Tissue loss

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In pathology, tissue loss is when a section at microscopy appears to represent less tissue then one could reasonably expect from the gross. It is relatively common in small biopsies.

It is estimated that approximately 27% of cases have a mismatch between the number of pieces seen at gross and microscopy.[1] A tissue gain is seen in approximately 25% of cases and a tissue loss is seen in approximately 7% of cases.[1]

This article also discusses tissue gain.

Possible cause of tissue gain

  • Tissue fragmentation.
  • Pseudofragmentation - two piece of tissue appears to be two in the plane of section.
  • Tissue floater.

Work-up

See tissue floater.

Possible causes of tissue loss

  • Tissue floated from the slide.
  • Material submitted is soluble in the processing medium, e.g. mucous.

Work-up

  • Melt the tissue block to looking for the lost tissue.

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Tissue loss

The block (A1) was melted to look for the missing core tissue; however, no tissue was
found.  The missing tissue appears to have been lost during processing or it consisted of
material that is soluble in the processing fluids and dissolved.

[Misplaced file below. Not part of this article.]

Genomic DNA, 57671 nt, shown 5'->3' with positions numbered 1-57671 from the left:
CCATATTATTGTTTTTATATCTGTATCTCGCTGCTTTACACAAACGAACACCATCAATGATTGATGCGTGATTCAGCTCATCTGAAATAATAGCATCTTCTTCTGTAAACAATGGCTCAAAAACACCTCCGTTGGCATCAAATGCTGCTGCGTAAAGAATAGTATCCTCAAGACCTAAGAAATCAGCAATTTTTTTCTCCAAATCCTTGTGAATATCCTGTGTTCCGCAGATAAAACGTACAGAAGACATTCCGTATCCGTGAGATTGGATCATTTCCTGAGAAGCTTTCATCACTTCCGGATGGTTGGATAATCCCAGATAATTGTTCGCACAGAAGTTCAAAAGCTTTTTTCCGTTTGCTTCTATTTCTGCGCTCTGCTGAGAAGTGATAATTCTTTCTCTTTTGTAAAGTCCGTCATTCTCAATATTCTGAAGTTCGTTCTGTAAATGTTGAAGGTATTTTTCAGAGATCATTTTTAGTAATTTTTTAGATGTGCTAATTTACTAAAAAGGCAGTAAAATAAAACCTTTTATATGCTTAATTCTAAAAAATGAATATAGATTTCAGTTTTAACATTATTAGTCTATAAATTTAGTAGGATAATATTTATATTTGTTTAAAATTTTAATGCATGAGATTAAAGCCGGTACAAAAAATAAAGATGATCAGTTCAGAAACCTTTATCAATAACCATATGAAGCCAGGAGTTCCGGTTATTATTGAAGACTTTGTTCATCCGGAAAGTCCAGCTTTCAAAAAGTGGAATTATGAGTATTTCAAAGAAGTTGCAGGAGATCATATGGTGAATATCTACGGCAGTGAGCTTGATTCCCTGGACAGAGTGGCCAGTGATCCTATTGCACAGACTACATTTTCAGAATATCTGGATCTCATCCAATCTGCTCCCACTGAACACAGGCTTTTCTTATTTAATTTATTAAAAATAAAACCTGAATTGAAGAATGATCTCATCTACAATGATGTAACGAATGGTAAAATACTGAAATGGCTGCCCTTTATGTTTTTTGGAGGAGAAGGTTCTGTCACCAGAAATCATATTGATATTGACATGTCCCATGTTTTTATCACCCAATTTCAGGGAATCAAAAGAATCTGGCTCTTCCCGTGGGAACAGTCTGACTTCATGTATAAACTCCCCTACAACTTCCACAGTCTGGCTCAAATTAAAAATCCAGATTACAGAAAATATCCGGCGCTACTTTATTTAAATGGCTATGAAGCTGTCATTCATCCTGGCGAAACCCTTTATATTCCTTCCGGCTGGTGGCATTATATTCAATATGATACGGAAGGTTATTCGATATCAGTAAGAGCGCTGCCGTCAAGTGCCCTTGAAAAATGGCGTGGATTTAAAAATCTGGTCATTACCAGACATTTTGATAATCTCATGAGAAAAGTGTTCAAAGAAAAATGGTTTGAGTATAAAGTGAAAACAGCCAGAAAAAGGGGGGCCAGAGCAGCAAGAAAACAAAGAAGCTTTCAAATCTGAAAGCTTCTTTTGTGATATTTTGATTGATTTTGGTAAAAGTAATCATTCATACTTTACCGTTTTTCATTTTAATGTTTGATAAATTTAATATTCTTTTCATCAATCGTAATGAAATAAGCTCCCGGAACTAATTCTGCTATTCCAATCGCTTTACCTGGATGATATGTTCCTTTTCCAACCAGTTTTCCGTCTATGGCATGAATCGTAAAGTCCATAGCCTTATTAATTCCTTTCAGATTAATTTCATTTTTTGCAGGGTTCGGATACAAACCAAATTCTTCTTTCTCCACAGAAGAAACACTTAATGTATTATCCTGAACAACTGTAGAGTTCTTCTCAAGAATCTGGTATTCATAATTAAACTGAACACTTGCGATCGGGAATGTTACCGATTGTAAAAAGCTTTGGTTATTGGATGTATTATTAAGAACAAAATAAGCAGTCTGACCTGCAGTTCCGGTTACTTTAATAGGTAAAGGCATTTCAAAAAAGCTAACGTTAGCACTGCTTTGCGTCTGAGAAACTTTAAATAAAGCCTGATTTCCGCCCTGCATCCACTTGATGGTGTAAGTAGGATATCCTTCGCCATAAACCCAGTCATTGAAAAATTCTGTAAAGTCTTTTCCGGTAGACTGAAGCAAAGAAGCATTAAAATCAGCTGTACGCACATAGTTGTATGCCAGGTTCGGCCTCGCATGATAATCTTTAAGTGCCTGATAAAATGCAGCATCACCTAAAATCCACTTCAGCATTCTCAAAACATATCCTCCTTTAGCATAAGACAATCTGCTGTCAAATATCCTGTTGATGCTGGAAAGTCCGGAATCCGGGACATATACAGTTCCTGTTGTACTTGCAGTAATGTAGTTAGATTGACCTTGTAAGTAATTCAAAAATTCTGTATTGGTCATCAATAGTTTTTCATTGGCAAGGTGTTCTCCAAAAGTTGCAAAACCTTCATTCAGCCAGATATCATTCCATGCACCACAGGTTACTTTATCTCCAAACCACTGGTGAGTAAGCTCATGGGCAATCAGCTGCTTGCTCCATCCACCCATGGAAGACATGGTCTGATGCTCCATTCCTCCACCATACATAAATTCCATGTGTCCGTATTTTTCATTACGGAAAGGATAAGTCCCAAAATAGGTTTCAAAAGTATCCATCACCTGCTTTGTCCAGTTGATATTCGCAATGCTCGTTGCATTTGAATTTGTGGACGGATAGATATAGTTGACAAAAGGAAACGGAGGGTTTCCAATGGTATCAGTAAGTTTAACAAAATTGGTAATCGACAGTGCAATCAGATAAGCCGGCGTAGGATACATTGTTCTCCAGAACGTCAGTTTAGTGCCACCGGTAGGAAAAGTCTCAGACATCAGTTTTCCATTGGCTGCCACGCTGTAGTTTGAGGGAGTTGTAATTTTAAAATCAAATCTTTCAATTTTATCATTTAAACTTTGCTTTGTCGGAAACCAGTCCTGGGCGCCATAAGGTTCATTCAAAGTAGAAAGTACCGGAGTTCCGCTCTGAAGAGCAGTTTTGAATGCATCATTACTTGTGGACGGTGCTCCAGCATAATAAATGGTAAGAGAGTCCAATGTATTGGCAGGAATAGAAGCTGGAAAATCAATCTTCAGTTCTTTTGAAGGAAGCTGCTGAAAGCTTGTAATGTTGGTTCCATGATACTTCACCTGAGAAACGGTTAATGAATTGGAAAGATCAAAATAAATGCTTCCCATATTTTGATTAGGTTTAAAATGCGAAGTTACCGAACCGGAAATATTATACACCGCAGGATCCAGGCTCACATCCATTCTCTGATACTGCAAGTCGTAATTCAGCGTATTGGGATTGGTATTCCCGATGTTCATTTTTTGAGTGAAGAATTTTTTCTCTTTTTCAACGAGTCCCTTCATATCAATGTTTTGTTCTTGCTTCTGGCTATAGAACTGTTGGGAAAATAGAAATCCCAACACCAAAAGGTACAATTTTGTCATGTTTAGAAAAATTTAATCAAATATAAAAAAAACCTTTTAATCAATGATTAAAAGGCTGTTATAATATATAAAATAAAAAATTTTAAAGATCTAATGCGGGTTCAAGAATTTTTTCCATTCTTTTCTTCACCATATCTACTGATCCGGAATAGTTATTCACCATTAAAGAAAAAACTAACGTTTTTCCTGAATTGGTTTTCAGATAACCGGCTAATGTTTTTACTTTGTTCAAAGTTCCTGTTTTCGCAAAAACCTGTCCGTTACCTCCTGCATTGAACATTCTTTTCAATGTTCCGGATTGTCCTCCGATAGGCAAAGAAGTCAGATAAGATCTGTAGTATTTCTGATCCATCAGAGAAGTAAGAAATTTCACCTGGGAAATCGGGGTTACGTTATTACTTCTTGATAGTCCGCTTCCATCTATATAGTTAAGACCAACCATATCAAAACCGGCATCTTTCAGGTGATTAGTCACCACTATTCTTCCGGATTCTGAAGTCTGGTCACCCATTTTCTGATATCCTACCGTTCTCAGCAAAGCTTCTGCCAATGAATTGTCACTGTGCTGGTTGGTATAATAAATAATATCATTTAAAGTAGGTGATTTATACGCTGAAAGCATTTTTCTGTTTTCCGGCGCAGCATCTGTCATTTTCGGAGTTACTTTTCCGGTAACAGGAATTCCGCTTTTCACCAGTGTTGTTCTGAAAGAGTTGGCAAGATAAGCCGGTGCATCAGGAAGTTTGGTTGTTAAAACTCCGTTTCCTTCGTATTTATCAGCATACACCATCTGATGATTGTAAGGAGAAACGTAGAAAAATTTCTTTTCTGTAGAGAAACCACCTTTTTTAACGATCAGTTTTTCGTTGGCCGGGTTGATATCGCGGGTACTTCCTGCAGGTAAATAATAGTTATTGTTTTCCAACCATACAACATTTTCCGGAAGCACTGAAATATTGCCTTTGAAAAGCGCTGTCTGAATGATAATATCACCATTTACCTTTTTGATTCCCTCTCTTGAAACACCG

No tissue at microscopy

"Bladder tumor", biopsy:
- No tissue is identified at microscopy (see comment)

Comment:
Three levels were examined. A re-biopsy should be considered 
within the clinical context.
Submitted as "Left Upper Lobe, Lung", Biopsy:
- INSUFFICIENT TISSUE FOR ASSESSMENT, see comment.

Comment:
No tissue is seen at microscopy. Two levels were examined.

A re-biopsy should be considered within the clinical context.

See also

References

  1. 1.0 1.1 Owens, SR.; Wiehagen, L.; Simmons, C.; Sikorova, A.; Stewart, W.; Kelly, S.; Nestler, R.; Yousem, SA. (Dec 2011). "Numerical fidelity of endoscopic biopsy fragments in the processing sequence of a university surgical pathology laboratory.". Arch Pathol Lab Med 135 (12): 1561-4. doi:10.5858/arpa.2011-0020-OA. PMID 22129184.